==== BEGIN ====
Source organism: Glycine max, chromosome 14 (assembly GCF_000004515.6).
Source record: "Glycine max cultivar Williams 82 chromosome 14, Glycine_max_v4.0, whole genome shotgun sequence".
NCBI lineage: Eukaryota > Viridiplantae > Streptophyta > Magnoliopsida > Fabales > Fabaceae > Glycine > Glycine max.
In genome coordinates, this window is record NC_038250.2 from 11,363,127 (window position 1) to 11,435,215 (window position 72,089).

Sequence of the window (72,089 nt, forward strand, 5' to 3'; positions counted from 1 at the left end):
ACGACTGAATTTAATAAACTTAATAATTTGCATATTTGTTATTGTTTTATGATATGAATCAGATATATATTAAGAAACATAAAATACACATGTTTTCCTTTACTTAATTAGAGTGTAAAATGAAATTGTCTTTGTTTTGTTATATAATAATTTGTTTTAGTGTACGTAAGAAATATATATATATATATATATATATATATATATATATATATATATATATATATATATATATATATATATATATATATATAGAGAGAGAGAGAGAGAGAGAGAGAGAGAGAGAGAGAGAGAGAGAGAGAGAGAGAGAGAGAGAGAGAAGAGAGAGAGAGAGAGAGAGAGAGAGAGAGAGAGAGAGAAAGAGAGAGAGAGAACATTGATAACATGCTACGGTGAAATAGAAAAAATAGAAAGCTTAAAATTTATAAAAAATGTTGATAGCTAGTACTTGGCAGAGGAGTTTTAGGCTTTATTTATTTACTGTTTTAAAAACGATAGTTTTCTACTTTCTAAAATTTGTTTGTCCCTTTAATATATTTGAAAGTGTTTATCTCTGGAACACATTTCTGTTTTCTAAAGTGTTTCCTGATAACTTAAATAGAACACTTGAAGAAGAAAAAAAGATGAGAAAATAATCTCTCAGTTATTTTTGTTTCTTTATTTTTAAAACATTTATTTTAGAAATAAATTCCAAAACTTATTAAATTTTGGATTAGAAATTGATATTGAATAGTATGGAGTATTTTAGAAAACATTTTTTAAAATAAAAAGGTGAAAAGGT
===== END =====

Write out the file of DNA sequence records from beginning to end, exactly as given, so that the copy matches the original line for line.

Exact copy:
Source organism: Glycine max, chromosome 14 (assembly GCF_000004515.6).
Source record: "Glycine max cultivar Williams 82 chromosome 14, Glycine_max_v4.0, whole genome shotgun sequence".
NCBI lineage: Eukaryota > Viridiplantae > Streptophyta > Magnoliopsida > Fabales > Fabaceae > Glycine > Glycine max.
In genome coordinates, this window is record NC_038250.2 from 11,363,127 (window position 1) to 11,435,215 (window position 72,089).

Sequence of the window (72,089 nt, forward strand, 5' to 3'; positions counted from 1 at the left end):
ACGACTGAATTTAATAAACTTAATAATTTGCATATTTGTTATTGTTTTATGATATGAATCAGATATATATTAAGAAACATAAAATACACATGTTTTCCTTTACTTAATTAGAGTGTAAAATGAAATTGTCTTTGTTTTGTTATATAATAATTTGTTTTAGTGTACGTAAGAAATATATATATATATATATATATATATATATATATATATATATATATATATATATATATATATATATATATATATATATAGAGAGAGAGAGAGAGAGAGAGAGAGAGAGAGAGAGAGAGAGAGAGAGAGAGAGAGAGAGAGAGAGAAGAGAGAGAGAGAGAGAGAGAGAGAGAGAGAGAGAGAGAAAGAGAGAGAGAGAACATTGATAACATGCTACGGTGAAATAGAAAAAATAGAAAGCTTAAAATTTATAAAAAATGTTGATAGCTAGTACTTGGCAGAGGAGTTTTAGGCTTTATTTATTTACTGTTTTAAAAACGATAGTTTTCTACTTTCTAAAATTTGTTTGTCCCTTTAATATATTTGAAAGTGTTTATCTCTGGAACACATTTCTGTTTTCTAAAGTGTTTCCTGATAACTTAAATAGAACACTTGAAGAAGAAAAAAAGATGAGAAAATAATCTCTCAGTTATTTTTGTTTCTTTATTTTTAAAACATTTATTTTAGAAATAAATTCCAAAACTTATTAAATTTTGGATTAGAAATTGATATTGAATAGTATGGAGTATTTTAGAAAACATTTTTTAAAATAAAAAGGTGAAAAGGT